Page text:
178 Limouris, [Pheidas] 1990, p. 20.
179 Limouris, [Kretschmar]1990, p. 84.

For example, “The parables fulfill for us the function of icons, by putting forward the efficacy of what they mean, as if it were accessible to sight and to touch, as well as even of those things that may be contemplated invisibly in subtle conceptions.”180 A healthy understanding of symbol helps us consider the mystery of meaning that is beyond the obvious and physical. In this sense, symbols can “…participate in the reality they convey.”181 We “…see the image itself as an emblem of Incarnation.”182 It provides us with the possibility of participating in the redemption of created things, the sanctification of matter. “It (the icon) is a sanctification of materiality, meant to remind us of its Prototype…” The prototype is the image of the invisible God.183

It may be fair to suggest that in real life, it is impossible not to have symbol. In the context of evangelicalism, it is important to remember that words themselves are symbols. Language is bound to images. “The meaning of words is necessarily invested with the images that those words suggest.”184 In this way, the distinction between word and image is somewhat artificial in that all words are symbolic. In fact, in some cases, the priority of words has caused evangelicals to miss the point behind the words, which is the images the words represent. In the same way, there has been some inappropriate separation between the logos (word) and the bible (words). These are inseparable. The church has maintained symbols from its inception. For example, a symbol of the church (early and contemporary) is the church building. Generally, the gathering place of the body of Christ is treated in a different way from other buildings, no matter how common it is. This indicates symbolic power. The communion table represents symbol.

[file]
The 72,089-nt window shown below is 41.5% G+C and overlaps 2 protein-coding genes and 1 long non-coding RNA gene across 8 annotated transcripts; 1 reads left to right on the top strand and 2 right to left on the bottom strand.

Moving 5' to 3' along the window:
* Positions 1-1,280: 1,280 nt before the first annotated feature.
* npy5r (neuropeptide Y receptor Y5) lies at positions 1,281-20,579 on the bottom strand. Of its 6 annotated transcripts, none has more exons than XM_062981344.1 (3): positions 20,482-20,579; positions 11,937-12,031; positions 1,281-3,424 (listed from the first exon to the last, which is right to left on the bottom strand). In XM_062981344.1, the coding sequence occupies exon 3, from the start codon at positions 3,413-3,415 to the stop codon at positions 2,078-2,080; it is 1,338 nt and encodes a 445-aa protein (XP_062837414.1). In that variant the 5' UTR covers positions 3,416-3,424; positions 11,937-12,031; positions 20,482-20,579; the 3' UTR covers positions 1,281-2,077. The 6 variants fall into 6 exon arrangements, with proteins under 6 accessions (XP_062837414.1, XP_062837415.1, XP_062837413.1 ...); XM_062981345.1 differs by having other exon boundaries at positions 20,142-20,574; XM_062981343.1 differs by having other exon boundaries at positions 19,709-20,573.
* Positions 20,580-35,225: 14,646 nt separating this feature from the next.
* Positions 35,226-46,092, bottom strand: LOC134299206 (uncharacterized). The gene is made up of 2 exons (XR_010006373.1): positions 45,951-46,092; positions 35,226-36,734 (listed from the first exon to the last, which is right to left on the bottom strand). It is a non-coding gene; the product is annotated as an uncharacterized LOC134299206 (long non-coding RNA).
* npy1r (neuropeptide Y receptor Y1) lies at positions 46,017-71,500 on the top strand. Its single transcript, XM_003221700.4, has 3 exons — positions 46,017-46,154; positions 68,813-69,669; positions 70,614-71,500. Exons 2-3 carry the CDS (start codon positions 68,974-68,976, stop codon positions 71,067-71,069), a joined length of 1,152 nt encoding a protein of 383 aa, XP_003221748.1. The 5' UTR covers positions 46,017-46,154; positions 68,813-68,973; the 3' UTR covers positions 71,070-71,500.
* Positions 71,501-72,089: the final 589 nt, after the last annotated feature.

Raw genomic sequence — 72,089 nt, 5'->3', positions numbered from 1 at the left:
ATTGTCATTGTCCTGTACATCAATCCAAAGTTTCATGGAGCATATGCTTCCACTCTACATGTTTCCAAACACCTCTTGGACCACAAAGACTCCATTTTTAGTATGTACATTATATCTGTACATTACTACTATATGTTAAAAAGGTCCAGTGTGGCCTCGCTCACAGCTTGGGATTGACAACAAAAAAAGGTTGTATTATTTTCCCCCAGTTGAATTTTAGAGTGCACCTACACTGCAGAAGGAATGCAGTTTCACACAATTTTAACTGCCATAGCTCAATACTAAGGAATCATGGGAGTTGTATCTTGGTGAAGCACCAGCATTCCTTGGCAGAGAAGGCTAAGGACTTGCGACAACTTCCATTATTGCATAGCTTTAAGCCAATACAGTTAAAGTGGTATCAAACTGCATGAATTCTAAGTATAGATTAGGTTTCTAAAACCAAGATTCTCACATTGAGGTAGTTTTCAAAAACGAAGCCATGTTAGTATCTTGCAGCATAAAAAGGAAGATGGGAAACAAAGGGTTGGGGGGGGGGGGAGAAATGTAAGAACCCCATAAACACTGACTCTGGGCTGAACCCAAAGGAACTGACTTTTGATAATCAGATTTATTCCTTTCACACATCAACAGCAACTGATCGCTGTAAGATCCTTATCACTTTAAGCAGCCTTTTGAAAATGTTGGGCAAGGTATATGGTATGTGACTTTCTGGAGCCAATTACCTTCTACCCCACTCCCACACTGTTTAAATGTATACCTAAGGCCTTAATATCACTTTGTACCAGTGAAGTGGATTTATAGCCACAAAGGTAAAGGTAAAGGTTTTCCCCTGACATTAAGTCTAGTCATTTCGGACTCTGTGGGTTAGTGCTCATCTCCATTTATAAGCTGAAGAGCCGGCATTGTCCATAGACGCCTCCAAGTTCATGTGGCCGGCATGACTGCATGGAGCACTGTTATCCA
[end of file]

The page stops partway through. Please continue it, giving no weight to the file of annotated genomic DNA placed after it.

180 Giakalis, [Mansi 12, 1067B] 1994, p. 55.
181 Ugolnik, 1989, p. 45.
182 Ibid.
183 Ugolnik, 1989, p. 45.
184 Ibid, p. 46.

Certainly, we believe the Eucharist should at least be respected, no matter how evangelical (and anti-symbol) we think we are.

A healthy understanding of symbol must contain an appropriate sense of accountability between material reality and spiritual reality. Because evangelicalism is rooted in the enlightenment and subsequent modernity there is often a profound sense of the lack of continuity between the material and the spiritual. Orthodox doctrine is helpful in this light. “… it is endemic to Orthodoxy itself, precisely because “enlightenment” encloses the single, inquiring mind within an isolated, interpreting self separated not only from a creator but from the social framework of other minds.”185 An evangelical post enlightenment understanding of symbol must account for this compartmentalization. Lack of proper theology regarding matter has allowed westerners (and evangelicals in particular) to largely remove accountability in this area. Rather, the relationship between man and matter is seen as autonomous (matter and spirituality are unrelated). North American evangelicals are, for the most part, blind to this fact. This is reflected in treatment of creation as well as in practices of worship. However, this approach is no longer acceptable. For example, the absence of beauty from our contemporary churches has created a hunger for a deeper spirituality and we are experiencing a revival of religious art and icon painting.186